Though economic relations between the nations are improving, significant hurdles remain for investors in the country of seven million people.

“Widespread law and order problems pose a threat to locals, constrain investment and inhibit the growth of the private sector,” says Barbara Williams, director of the Ministry of Foreign Affairs and Trade’s Pacific Development Division.

Pervasive poverty and an overall lack of education have created a number of social and health problems that will provide significant setbacks to development, she adds.

“PNG has the highest rate of HIV prevalence in the Pacific, which carries serious implications for society and could reverse development achievements made in recent years,” says Williams.

“Gender inequality and violence restrict the ability of women to participate in economic, social and political life and is a contributing factor to many development challenges in PNG.”

Currently, New Zealand sends roughly NZ$35 million annually to PNG as part of its NZAid programme.

While much of the funding is used to address these issues, Williams says future projects will focus on economic stimulation.

“We’re slowly shifting our focus from health toward commercial agricultural activity and geothermal energy,” she says.

Tax complications
Taxation laws for international trade also complicate investment for New Zealand companies in PNG.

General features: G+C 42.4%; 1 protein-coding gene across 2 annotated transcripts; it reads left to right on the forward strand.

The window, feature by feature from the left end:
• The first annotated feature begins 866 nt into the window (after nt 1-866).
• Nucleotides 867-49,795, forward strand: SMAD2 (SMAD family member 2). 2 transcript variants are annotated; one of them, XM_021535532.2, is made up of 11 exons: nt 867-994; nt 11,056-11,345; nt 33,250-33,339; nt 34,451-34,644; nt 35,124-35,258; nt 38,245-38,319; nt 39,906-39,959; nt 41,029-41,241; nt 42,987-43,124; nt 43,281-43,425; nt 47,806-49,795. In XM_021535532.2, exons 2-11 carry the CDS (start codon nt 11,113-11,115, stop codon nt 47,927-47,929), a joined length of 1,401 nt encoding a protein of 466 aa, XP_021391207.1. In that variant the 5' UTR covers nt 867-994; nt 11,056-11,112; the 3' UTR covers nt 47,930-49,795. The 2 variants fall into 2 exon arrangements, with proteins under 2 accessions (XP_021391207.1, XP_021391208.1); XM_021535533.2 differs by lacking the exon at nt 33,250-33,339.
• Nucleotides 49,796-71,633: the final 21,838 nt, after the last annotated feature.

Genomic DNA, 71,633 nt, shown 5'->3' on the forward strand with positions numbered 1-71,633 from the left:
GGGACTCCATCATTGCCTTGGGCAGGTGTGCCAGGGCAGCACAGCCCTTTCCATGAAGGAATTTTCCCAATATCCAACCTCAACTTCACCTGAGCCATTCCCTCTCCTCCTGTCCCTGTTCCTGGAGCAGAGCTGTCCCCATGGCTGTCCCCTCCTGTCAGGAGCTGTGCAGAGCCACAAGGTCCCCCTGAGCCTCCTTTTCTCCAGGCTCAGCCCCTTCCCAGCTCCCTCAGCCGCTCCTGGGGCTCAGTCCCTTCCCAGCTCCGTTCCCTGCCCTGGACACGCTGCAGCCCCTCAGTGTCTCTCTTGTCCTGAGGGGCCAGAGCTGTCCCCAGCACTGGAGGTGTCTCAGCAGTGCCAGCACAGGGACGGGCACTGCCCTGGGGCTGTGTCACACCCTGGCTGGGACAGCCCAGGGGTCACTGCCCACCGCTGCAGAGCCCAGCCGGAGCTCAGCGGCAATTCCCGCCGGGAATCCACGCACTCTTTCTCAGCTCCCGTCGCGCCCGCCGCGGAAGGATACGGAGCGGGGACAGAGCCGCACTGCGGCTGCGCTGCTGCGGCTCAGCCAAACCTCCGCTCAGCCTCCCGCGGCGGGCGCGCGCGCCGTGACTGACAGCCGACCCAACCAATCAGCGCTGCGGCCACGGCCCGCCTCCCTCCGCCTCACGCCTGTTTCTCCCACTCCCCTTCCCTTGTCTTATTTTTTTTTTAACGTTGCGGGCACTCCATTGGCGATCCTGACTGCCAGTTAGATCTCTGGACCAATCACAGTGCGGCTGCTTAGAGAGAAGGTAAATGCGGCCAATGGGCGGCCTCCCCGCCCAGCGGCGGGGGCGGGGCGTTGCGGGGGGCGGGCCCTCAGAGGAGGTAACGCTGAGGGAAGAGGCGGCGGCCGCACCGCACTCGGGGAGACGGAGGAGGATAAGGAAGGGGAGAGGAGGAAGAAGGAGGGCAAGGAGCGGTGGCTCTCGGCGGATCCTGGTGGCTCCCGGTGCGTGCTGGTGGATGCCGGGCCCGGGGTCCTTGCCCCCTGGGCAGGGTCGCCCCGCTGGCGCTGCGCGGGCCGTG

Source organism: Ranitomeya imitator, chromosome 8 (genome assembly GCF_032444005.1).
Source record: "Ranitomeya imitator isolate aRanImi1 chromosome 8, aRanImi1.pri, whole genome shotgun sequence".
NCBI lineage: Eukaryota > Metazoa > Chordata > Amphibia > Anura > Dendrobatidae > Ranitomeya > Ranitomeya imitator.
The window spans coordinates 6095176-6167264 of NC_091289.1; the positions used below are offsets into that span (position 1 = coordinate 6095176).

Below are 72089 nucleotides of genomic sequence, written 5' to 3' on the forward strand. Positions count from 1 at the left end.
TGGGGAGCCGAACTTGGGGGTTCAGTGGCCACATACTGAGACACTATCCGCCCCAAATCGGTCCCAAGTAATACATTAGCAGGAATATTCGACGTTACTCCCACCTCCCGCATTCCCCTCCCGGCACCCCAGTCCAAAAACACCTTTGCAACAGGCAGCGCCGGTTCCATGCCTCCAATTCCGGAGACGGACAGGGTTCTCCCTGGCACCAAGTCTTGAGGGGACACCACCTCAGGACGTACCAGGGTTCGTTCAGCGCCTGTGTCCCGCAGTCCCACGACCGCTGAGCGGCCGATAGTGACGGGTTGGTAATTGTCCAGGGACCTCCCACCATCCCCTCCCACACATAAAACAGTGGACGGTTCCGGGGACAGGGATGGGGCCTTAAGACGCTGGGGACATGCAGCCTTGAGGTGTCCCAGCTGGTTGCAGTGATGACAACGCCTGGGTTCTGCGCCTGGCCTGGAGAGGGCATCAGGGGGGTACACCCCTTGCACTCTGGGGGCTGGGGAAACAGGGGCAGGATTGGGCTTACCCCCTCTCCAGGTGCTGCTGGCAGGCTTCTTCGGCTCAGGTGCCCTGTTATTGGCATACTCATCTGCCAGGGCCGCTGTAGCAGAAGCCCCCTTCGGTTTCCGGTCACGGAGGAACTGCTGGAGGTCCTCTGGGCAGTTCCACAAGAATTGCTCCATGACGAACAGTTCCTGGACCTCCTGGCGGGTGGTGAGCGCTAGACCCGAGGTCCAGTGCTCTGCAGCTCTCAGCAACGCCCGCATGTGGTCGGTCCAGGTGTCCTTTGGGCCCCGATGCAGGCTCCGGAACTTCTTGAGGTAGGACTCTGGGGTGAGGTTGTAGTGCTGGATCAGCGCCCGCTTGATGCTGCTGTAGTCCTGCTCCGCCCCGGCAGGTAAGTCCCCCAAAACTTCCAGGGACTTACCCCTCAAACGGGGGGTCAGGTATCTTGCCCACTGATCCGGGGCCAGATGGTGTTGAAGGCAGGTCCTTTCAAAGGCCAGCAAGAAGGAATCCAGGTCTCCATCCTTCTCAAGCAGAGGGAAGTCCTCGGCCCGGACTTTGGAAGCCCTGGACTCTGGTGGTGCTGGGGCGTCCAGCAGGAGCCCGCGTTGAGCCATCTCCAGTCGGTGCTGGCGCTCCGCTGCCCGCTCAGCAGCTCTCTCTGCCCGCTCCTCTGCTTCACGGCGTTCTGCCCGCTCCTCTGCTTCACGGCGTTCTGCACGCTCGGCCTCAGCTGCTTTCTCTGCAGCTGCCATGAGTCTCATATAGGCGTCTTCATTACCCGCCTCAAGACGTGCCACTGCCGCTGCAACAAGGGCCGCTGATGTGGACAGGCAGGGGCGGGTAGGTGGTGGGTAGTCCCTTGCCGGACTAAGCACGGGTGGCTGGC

According to the NZ Statistics Office, New Zealand exports to PNG totaled more than NZ$17 million in February 2013, the last period from which data is available.

Fiji, with a population nearly 10 times less than that of PNG, took in $28.5 million that month — French Polynesia received $14 million with a population of only 270,000.

These low export numbers to PNG from New Zealand, says Greenslade, reflect the lack of a working double taxation agreement between the nations.

“The Australians have such an agreement, and that means that the Australians have a significant advantage over New Zealand companies,” he says.

Many large New Zealand corporations have been set up in PNG as Australian companies to benefit from the arrangement, he said.

“We’ve offered the view that PNG is New Zealand’s biggest market currently in the Pacific, yet that’s not reflected by the specific trade statistics.”

A double taxation agreement between New Zealand and PNG has been signed by both governments, but is awaiting formal implementation in PNG.

High priced
Exports from PNG to New Zealand totaled only $800,000 in February and just over $14 million in 2012.

Frances Hartnell, project coordinator of True Pacific, says one of the biggest challenges facing PNG exporters is the high price of transporting goods across the Pacific.

“The whole of the Pacific has the same problem – it’s the cost of freight to market,” she says.

True Pacific, a project of the Pacific Cooperation Foundation, assists regional companies in the food, beverage and spa industries with quality management and product marketing in New Zealand.

“We’re trying to raise the perception that the Pacific isn’t only white sands and a place to go and stay at a resort,” Hartnell says.

“There are people in these countries that actually grow produce and provide value-added products.”

PNG companies Banz Kofi, Goroka Coffee Roasters and South Pacific Brewery Limited are among those working with True Pacific.

According to Hartnell, the interest for Pacific-grown goods exists in New Zealand, but the exportation presents significant complications to market success.

“We export quite a lot of products to the Pacific, but not so many come back the other way,” she adds.

Greg Asciutto is an exchange student from the University of Southern California on the Asia-Pacific Journalism course at AUT University.